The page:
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How have past Heisman winners fared in the NFL?

We take a look back at how some recent Heisman winners have translated their college success to the NFL.

Tennessee Titans v Philadelphia Eagles Photo by Mitchell Leff/Getty Images

The 2022 Heisman finalists are headed to New York this weekend, and projected top draft pick and 2021 Heisman winner Bryce Young is not among the group of four. As C.J. Stroud of Ohio State, Max Duggan of TCU, Caleb Williams from USC, and Stetson Bennett IV of Georgia compete for college football’s most prestigious award, we take a look back at how some of the past Heisman winners have fared in the NFL.

Success in college doesn’t always translate smoothly to a long career in the big leagues — take one look at Johnny Manziel, for example. The 2012 Heisman winner made it just two seasons in the NFL due to consistency issues on the field and legal issues off the field. Tim Tebow (2007) was somewhat of a disappointment during his time with the Broncos, and 2004 winner Matt Leinart had more interceptions than touchdown passes in his six years as a pro.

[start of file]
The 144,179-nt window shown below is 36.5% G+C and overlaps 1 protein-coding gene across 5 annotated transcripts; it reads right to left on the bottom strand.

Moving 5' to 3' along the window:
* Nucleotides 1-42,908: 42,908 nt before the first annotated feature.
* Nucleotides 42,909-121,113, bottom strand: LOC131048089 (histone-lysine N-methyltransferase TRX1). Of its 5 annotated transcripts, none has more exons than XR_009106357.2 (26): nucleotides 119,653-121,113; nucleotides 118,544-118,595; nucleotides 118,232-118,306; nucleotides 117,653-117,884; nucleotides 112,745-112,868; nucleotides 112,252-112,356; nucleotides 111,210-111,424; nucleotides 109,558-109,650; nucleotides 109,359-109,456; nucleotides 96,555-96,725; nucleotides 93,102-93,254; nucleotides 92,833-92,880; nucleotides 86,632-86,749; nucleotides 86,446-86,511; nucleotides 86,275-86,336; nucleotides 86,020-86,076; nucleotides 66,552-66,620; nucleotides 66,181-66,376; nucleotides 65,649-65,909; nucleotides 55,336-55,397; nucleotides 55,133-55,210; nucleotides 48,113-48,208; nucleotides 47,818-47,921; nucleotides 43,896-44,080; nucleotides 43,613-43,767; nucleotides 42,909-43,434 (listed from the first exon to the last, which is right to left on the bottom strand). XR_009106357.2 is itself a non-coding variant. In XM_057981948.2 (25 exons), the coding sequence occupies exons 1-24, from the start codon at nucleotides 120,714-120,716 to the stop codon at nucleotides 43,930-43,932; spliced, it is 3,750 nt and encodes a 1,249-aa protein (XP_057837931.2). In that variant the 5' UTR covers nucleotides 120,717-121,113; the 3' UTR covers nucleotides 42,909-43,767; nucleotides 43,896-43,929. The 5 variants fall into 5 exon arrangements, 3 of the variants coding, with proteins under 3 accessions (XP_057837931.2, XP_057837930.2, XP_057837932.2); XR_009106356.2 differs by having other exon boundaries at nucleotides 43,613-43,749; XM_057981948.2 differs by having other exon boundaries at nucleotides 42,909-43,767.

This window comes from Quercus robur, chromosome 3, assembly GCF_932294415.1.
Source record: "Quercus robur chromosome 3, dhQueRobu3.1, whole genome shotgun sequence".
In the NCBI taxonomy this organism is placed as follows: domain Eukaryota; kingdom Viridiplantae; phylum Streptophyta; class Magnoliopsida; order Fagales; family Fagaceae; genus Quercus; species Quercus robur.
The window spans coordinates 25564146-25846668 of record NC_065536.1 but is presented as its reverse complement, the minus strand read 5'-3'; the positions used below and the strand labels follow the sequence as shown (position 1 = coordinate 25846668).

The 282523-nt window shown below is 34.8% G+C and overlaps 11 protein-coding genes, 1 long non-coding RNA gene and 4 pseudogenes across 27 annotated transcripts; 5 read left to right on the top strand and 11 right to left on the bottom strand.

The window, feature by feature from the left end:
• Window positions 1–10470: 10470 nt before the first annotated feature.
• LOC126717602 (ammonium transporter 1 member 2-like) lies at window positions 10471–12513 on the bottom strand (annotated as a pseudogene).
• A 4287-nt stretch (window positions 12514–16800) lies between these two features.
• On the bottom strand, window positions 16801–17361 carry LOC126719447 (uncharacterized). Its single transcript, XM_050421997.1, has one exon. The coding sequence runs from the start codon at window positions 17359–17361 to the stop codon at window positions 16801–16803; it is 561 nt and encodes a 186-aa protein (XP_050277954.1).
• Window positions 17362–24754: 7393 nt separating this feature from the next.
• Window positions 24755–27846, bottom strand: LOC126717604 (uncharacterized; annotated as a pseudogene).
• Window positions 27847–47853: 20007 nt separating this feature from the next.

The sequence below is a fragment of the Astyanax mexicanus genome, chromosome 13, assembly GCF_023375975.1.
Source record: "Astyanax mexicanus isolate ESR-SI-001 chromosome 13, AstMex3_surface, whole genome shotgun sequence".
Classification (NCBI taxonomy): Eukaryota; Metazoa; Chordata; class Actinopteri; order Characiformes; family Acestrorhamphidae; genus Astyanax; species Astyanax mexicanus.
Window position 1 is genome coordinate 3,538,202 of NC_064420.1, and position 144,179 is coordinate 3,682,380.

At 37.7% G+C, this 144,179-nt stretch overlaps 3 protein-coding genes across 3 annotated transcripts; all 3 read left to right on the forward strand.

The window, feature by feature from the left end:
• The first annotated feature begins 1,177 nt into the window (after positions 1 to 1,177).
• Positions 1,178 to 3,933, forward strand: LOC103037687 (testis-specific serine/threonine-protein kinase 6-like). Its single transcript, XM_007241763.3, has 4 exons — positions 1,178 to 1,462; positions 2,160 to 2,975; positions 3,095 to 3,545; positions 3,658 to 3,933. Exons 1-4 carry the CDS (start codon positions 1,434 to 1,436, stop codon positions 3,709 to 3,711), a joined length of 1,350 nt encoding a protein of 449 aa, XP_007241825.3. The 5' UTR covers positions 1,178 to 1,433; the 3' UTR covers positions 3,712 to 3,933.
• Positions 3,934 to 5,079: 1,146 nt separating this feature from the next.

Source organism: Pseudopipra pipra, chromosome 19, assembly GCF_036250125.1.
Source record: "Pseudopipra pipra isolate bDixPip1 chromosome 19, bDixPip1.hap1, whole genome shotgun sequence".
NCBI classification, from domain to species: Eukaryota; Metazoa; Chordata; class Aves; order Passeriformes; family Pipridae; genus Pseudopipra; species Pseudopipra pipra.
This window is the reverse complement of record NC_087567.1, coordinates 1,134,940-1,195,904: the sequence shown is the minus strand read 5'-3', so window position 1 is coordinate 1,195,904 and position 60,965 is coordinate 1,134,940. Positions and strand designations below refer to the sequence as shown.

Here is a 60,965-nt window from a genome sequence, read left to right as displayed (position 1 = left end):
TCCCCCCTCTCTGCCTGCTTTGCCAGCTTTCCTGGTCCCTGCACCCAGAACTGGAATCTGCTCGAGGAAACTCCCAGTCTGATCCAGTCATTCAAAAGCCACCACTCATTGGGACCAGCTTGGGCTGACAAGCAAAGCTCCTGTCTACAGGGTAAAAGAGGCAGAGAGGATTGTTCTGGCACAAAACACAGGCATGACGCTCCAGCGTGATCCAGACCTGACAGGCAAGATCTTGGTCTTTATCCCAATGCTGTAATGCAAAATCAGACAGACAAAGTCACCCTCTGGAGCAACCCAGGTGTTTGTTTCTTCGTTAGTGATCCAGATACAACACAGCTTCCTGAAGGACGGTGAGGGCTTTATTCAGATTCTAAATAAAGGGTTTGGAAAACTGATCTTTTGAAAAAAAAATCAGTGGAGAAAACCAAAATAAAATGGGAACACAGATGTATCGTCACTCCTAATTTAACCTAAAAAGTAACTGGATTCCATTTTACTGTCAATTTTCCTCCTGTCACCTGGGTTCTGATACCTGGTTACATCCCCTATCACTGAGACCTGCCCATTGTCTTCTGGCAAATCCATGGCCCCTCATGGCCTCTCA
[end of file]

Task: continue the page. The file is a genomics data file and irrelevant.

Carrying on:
Plenty of the NFL’s current starting QBs won the Heisman in their college days. Joe Burrow (2019) came off a Heisman and an NCAA championship to lead the Bengals to a Super Bowl appearance. Kyler Murray (2018), Jameis Winston (2013), and Marcus Mariota (2014) have all found some success in the NFL. Baker Mayfield (2017) is still trying to find a more permanent home in the league, while Lamar Jackson (2016) won the NFL MVP award in 2019, as did the recently retired Cam Newton (2010) in 2015.

The three non-quarterback winners this century are currently in the league have more of a consistent level of success. Running backs Derrick Henry (2015) and Mark Ingram (2009) have thrived in their NFL careers, and the 2020 winner, wide receiver DeVonta Smith, is off to a good start in two seasons with the Eagles.